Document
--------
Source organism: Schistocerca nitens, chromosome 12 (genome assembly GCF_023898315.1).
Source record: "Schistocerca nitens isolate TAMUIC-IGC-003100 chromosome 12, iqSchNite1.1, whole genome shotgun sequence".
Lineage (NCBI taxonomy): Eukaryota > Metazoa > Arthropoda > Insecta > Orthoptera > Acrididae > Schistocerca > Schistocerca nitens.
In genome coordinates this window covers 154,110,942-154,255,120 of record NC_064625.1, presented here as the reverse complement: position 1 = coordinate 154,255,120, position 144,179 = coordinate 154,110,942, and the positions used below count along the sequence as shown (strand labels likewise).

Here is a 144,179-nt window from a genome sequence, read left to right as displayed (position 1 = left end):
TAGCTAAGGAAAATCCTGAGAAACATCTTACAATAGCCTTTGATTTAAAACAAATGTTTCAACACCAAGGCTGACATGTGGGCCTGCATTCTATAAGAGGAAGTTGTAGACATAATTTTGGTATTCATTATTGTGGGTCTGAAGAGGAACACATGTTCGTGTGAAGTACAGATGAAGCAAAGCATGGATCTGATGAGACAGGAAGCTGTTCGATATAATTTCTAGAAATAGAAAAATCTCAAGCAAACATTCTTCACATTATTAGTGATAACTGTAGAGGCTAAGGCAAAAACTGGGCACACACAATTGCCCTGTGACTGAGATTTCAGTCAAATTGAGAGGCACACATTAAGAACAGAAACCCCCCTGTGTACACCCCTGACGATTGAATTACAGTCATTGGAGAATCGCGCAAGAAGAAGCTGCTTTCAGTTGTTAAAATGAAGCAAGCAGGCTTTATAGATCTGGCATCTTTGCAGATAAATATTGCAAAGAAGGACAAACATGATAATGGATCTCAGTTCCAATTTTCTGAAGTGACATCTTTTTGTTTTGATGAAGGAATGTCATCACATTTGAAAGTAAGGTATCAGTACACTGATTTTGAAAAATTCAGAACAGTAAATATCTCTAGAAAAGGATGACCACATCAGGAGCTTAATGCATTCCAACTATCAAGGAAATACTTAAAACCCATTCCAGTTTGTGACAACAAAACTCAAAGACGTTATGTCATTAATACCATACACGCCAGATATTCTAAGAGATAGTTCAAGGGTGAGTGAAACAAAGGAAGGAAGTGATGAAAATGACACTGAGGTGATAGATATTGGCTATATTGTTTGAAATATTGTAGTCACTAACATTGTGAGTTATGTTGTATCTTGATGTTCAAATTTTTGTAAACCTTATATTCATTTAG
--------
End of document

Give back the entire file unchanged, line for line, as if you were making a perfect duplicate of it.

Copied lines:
Source organism: Schistocerca nitens, chromosome 12 (genome assembly GCF_023898315.1).
Source record: "Schistocerca nitens isolate TAMUIC-IGC-003100 chromosome 12, iqSchNite1.1, whole genome shotgun sequence".
Lineage (NCBI taxonomy): Eukaryota > Metazoa > Arthropoda > Insecta > Orthoptera > Acrididae > Schistocerca > Schistocerca nitens.
In genome coordinates this window covers 154,110,942-154,255,120 of record NC_064625.1, presented here as the reverse complement: position 1 = coordinate 154,255,120, position 144,179 = coordinate 154,110,942, and the positions used below count along the sequence as shown (strand labels likewise).

Here is a 144,179-nt window from a genome sequence, read left to right as displayed (position 1 = left end):
TAGCTAAGGAAAATCCTGAGAAACATCTTACAATAGCCTTTGATTTAAAACAAATGTTTCAACACCAAGGCTGACATGTGGGCCTGCATTCTATAAGAGGAAGTTGTAGACATAATTTTGGTATTCATTATTGTGGGTCTGAAGAGGAACACATGTTCGTGTGAAGTACAGATGAAGCAAAGCATGGATCTGATGAGACAGGAAGCTGTTCGATATAATTTCTAGAAATAGAAAAATCTCAAGCAAACATTCTTCACATTATTAGTGATAACTGTAGAGGCTAAGGCAAAAACTGGGCACACACAATTGCCCTGTGACTGAGATTTCAGTCAAATTGAGAGGCACACATTAAGAACAGAAACCCCCCTGTGTACACCCCTGACGATTGAATTACAGTCATTGGAGAATCGCGCAAGAAGAAGCTGCTTTCAGTTGTTAAAATGAAGCAAGCAGGCTTTATAGATCTGGCATCTTTGCAGATAAATATTGCAAAGAAGGACAAACATGATAATGGATCTCAGTTCCAATTTTCTGAAGTGACATCTTTTTGTTTTGATGAAGGAATGTCATCACATTTGAAAGTAAGGTATCAGTACACTGATTTTGAAAAATTCAGAACAGTAAATATCTCTAGAAAAGGATGACCACATCAGGAGCTTAATGCATTCCAACTATCAAGGAAATACTTAAAACCCATTCCAGTTTGTGACAACAAAACTCAAAGACGTTATGTCATTAATACCATACACGCCAGATATTCTAAGAGATAGTTCAAGGGTGAGTGAAACAAAGGAAGGAAGTGATGAAAATGACACTGAGGTGATAGATATTGGCTATATTGTTTGAAATATTGTAGTCACTAACATTGTGAGTTATGTTGTATCTTGATGTTCAAATTTTTGTAAACCTTATATTCATTTAG